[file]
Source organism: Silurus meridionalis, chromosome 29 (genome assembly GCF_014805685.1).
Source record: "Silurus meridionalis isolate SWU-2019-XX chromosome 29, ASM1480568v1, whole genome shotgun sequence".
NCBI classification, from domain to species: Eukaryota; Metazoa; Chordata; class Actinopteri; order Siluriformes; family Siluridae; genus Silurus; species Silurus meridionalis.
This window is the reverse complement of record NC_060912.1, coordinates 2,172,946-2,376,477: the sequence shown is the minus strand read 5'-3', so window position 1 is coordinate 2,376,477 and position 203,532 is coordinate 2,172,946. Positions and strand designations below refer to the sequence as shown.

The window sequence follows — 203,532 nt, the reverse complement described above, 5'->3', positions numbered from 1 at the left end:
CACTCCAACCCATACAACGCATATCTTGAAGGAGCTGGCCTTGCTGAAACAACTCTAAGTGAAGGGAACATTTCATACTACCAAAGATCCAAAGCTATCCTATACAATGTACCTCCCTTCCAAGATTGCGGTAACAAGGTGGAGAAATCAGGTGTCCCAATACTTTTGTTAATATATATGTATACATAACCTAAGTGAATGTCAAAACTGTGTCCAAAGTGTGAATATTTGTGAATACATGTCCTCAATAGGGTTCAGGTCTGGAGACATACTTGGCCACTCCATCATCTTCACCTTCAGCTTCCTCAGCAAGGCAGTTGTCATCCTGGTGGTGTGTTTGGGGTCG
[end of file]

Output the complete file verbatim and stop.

Source organism: Silurus meridionalis, chromosome 29 (genome assembly GCF_014805685.1).
Source record: "Silurus meridionalis isolate SWU-2019-XX chromosome 29, ASM1480568v1, whole genome shotgun sequence".
NCBI classification, from domain to species: Eukaryota; Metazoa; Chordata; class Actinopteri; order Siluriformes; family Siluridae; genus Silurus; species Silurus meridionalis.
This window is the reverse complement of record NC_060912.1, coordinates 2,172,946-2,376,477: the sequence shown is the minus strand read 5'-3', so window position 1 is coordinate 2,376,477 and position 203,532 is coordinate 2,172,946. Positions and strand designations below refer to the sequence as shown.

The window sequence follows — 203,532 nt, the reverse complement described above, 5'->3', positions numbered from 1 at the left end:
CACTCCAACCCATACAACGCATATCTTGAAGGAGCTGGCCTTGCTGAAACAACTCTAAGTGAAGGGAACATTTCATACTACCAAAGATCCAAAGCTATCCTATACAATGTACCTCCCTTCCAAGATTGCGGTAACAAGGTGGAGAAATCAGGTGTCCCAATACTTTTGTTAATATATATGTATACATAACCTAAGTGAATGTCAAAACTGTGTCCAAAGTGTGAATATTTGTGAATACATGTCCTCAATAGGGTTCAGGTCTGGAGACATACTTGGCCACTCCATCATCTTCACCTTCAGCTTCCTCAGCAAGGCAGTTGTCATCCTGGTGGTGTGTTTGGGGTCG